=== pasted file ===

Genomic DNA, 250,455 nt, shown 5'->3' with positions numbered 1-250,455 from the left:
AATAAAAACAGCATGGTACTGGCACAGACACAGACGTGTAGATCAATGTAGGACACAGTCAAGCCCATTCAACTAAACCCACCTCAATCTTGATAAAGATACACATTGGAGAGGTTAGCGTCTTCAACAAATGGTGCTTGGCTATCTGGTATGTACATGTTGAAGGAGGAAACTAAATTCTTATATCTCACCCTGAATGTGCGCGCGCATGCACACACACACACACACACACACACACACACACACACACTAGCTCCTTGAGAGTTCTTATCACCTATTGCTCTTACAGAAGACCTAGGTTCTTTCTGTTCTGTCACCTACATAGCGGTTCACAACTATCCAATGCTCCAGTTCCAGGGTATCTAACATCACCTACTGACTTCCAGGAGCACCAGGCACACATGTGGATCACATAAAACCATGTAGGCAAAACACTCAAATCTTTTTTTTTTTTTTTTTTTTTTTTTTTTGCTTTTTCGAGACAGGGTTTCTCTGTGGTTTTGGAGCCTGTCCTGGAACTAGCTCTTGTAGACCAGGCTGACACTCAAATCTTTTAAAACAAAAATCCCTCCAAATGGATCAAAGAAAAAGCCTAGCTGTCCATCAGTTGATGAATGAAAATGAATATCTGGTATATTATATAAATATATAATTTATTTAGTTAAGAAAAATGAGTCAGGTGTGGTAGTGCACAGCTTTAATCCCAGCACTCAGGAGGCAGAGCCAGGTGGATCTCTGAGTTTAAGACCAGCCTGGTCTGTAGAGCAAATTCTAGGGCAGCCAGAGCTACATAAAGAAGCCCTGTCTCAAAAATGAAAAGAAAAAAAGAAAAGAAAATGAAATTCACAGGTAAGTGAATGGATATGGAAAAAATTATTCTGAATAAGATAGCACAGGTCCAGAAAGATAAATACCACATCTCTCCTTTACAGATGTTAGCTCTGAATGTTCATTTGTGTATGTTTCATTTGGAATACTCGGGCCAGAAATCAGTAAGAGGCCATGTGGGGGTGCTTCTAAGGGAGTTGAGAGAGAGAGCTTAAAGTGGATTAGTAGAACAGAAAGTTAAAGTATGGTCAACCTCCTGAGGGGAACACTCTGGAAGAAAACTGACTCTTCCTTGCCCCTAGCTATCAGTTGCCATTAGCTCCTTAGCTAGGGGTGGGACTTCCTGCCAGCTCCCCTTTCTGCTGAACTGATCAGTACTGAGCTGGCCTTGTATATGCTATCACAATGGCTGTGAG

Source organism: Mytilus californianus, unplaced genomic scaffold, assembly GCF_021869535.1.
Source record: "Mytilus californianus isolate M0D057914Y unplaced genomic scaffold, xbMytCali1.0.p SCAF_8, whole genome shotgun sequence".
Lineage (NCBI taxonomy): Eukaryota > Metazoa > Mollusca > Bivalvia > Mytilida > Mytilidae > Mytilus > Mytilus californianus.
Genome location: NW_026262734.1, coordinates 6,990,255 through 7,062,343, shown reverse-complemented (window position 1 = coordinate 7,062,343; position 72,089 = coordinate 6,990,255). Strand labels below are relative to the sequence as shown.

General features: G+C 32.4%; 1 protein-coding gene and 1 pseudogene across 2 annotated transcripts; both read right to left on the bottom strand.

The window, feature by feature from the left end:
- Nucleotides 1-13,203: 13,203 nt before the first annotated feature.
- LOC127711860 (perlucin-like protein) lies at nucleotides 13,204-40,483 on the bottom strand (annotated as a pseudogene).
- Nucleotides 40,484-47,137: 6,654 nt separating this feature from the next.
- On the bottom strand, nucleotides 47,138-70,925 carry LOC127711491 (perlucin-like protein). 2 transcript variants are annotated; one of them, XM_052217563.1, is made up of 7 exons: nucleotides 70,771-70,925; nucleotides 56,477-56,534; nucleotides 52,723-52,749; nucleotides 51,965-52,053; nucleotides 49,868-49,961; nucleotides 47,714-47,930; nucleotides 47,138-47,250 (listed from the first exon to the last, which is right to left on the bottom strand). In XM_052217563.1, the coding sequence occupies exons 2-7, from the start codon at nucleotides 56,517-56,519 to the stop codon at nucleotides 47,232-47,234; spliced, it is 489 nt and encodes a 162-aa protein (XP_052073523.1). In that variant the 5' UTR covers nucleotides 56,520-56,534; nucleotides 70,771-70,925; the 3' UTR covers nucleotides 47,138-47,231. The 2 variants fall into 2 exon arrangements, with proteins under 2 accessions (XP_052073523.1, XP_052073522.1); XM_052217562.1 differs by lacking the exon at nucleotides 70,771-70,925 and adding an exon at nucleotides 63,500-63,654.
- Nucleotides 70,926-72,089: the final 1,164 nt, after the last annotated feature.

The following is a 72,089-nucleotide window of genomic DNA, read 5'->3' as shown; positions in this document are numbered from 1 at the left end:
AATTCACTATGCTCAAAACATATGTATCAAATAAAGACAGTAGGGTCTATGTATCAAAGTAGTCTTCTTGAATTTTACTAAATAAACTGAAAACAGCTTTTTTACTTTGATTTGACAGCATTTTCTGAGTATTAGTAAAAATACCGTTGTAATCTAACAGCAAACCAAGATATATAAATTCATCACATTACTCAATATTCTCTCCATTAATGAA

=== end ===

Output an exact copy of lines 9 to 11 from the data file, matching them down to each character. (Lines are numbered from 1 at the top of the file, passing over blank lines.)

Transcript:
- Nucleotides 1-13,203: 13,203 nt before the first annotated feature.
- LOC127711860 (perlucin-like protein) lies at nucleotides 13,204-40,483 on the bottom strand (annotated as a pseudogene).
- Nucleotides 40,484-47,137: 6,654 nt separating this feature from the next.